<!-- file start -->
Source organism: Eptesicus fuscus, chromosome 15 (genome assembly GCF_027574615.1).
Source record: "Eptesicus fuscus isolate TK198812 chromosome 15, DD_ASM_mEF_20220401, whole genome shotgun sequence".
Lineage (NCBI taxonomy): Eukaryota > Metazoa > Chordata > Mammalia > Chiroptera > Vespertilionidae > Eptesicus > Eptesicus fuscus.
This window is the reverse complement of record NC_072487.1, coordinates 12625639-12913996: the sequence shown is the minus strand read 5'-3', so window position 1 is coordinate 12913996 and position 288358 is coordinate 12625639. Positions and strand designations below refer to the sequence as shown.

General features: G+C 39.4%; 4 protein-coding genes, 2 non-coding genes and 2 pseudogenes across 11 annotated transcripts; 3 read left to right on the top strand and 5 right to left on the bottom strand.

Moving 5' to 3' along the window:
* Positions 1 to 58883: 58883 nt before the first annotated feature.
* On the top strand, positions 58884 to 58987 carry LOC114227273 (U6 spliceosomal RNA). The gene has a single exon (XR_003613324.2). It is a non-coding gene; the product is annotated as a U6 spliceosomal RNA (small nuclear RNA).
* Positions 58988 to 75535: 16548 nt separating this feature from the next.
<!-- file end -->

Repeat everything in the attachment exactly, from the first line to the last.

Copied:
Source organism: Eptesicus fuscus, chromosome 15 (genome assembly GCF_027574615.1).
Source record: "Eptesicus fuscus isolate TK198812 chromosome 15, DD_ASM_mEF_20220401, whole genome shotgun sequence".
Lineage (NCBI taxonomy): Eukaryota > Metazoa > Chordata > Mammalia > Chiroptera > Vespertilionidae > Eptesicus > Eptesicus fuscus.
This window is the reverse complement of record NC_072487.1, coordinates 12625639-12913996: the sequence shown is the minus strand read 5'-3', so window position 1 is coordinate 12913996 and position 288358 is coordinate 12625639. Positions and strand designations below refer to the sequence as shown.

General features: G+C 39.4%; 4 protein-coding genes, 2 non-coding genes and 2 pseudogenes across 11 annotated transcripts; 3 read left to right on the top strand and 5 right to left on the bottom strand.

Moving 5' to 3' along the window:
* Positions 1 to 58883: 58883 nt before the first annotated feature.
* On the top strand, positions 58884 to 58987 carry LOC114227273 (U6 spliceosomal RNA). The gene has a single exon (XR_003613324.2). It is a non-coding gene; the product is annotated as a U6 spliceosomal RNA (small nuclear RNA).
* Positions 58988 to 75535: 16548 nt separating this feature from the next.